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Hempfield man, formerly state director of UFO group, enters Westmoreland commissioner race

Rich Cholodofsky
| Thursday, Jan. 10, 2019, 4:48 p.m.
John Ventre, 61, a Republican, of Hempfield will seek a position on the Westmoreland County board of commissioners.
Submitted photo
John Ventre, 61, a Republican, of Hempfield will seek a position on the Westmoreland County board of commissioners.

A Hempfield man accused in a national magazine article of making racially insensitive statements on social media announced Thursday he will seek a position on the Westmoreland County board of commissioners.

John Ventre, 61, a Republican, said his candidacy will focus on improving the county’s finances and criticized the current office holders for poor oversight.

“I’ve been retired for six years, but I’m coming out of retirement to campaign because I don’t like what I see politically or financially in this county,” Ventre said. “We’ve nearly drained our $60 million reserve fund, had to pay a liberal outside firm for ideas and a misguided plan, have too many lawsuits and political patronage.”

Ventre, who has never held elected office, worked as a security and public affairs employee with UPS in New Stanton until his retirement in 2012.

He also served as a state director of Mutual UFO Network, or MUFON, an organization that investigates and researches reports of suspected sightings of unidentified flying objects.

An article published by Newsweek in April about the organization and its leadership focused on Ventre, racially-tinged comments towards African Americans he posted on social media and efforts to oust him from his role with the group.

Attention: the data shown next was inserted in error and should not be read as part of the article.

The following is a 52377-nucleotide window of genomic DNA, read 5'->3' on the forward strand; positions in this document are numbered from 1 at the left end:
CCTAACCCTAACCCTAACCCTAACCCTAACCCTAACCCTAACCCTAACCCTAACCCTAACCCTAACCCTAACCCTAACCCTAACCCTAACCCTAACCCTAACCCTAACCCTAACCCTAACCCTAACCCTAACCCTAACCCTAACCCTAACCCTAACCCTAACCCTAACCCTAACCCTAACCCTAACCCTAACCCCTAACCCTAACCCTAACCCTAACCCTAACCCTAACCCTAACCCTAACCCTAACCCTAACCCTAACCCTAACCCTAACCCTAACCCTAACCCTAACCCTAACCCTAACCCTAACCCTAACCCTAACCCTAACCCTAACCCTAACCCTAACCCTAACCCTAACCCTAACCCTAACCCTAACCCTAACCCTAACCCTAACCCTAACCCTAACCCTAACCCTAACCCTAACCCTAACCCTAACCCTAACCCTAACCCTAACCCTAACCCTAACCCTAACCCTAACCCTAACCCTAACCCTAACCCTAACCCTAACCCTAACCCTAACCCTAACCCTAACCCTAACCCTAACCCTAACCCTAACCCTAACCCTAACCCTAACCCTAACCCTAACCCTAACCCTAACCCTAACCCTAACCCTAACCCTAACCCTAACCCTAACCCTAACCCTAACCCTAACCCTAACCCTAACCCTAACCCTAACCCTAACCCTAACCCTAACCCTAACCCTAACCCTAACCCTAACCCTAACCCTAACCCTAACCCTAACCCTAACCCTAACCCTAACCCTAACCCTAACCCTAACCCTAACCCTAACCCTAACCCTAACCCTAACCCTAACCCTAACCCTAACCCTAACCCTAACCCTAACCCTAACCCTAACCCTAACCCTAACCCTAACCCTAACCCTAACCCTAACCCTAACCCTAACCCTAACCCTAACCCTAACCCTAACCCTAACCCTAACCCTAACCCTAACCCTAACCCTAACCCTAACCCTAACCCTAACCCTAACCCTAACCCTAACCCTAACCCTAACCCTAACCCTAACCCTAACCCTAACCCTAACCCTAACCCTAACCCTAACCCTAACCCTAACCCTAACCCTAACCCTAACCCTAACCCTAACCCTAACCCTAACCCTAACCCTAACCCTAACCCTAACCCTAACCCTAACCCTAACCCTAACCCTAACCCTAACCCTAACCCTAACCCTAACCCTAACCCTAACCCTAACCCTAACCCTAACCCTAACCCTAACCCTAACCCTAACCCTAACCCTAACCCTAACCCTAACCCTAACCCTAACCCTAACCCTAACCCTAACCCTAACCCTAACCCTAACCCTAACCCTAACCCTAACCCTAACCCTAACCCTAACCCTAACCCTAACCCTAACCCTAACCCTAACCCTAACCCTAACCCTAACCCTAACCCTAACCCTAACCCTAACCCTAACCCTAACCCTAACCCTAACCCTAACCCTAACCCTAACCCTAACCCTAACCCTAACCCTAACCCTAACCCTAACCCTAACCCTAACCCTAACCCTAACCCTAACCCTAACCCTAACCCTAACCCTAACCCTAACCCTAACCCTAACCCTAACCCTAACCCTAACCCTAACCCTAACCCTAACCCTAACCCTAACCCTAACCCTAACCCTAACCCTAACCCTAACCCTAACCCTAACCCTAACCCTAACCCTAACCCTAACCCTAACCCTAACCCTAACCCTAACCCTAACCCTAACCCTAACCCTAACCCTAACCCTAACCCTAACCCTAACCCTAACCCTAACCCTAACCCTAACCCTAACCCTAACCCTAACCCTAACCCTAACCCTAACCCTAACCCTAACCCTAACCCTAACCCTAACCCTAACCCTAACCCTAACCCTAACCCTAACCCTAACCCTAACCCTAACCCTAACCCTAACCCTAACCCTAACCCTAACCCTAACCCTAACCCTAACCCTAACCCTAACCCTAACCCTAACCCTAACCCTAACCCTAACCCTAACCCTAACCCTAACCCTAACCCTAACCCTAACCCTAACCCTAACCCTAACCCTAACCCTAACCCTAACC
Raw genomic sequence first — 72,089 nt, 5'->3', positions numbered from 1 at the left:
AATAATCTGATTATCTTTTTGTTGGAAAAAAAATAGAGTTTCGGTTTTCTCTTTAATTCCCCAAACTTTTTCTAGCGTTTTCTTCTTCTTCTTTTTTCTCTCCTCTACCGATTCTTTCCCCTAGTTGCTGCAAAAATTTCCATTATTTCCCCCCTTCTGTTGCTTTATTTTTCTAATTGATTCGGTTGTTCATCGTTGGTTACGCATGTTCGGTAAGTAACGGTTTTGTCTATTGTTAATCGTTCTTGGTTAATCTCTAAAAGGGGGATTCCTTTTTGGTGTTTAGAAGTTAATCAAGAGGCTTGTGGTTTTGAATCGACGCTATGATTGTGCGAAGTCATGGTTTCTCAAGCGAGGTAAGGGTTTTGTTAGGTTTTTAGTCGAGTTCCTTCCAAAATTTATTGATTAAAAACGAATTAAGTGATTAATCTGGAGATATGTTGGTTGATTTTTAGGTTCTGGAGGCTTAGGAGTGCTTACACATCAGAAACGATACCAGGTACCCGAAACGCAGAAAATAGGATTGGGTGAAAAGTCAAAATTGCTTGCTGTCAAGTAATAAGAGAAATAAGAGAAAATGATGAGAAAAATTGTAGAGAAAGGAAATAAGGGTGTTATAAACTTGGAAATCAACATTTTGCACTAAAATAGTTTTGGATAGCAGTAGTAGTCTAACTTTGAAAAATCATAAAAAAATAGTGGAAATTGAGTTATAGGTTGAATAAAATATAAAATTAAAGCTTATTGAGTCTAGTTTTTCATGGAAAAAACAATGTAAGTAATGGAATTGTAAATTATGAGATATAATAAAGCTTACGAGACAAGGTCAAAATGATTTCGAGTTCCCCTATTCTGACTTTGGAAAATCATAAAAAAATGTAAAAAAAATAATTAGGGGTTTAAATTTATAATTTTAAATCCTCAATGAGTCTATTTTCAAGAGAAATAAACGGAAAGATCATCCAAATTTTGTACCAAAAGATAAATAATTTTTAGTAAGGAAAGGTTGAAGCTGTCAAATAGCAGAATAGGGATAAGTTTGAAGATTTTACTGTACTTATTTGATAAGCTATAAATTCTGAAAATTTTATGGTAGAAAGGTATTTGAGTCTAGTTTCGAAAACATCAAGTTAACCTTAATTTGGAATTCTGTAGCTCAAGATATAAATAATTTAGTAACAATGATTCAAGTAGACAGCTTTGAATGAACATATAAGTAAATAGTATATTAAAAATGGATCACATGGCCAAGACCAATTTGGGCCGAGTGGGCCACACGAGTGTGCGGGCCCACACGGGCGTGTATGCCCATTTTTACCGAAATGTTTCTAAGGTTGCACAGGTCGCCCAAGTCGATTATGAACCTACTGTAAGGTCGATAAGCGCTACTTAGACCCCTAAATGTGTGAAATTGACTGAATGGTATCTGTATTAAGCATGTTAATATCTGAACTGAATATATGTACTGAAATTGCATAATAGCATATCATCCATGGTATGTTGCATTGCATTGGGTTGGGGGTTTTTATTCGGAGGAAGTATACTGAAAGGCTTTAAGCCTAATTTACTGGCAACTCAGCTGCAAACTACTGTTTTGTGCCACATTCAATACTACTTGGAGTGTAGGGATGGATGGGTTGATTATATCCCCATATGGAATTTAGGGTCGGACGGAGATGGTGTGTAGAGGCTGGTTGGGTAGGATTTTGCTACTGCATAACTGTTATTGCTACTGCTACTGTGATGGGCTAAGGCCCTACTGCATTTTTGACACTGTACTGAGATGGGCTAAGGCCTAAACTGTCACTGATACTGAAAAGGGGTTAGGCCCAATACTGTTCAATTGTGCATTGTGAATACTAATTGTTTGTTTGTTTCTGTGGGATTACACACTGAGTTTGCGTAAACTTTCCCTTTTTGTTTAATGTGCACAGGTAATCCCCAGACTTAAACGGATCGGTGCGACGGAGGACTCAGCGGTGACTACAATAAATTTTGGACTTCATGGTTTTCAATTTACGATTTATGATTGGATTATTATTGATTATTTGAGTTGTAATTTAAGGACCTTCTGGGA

On Thursday, Ventre said he has left the organization, disavowed its work and downplayed his racial views.

“I basically re-posted what someone else said,” Ventre said of his social media writings.”This hatred has to get dialed down. I did apologize for it the next day. I made one statement, and now I am a racist.”

He also has spoken out against bringing diversity to Westmoreland County, a component of a comprehensive plan for future growth that county commissioners approved last month.

“The culture here is unique. I don’t know it’s conducive to opening up the county to diversity,” Ventre said.

Ventre is the third Republican to announce his candidacy for county commissioner. Municipal Authority of Westmoreland County employee Paul Kosko and Sean Kertes, chief of staff to Commissioner Charles Anderson, have said they will run for the four-year seat.

Anderson, 76, announced this week he would not seek another term in office.

Rich Cholodofsky is a Tribune-Review staff writer. You can contact Rich at 724-830-6293 or

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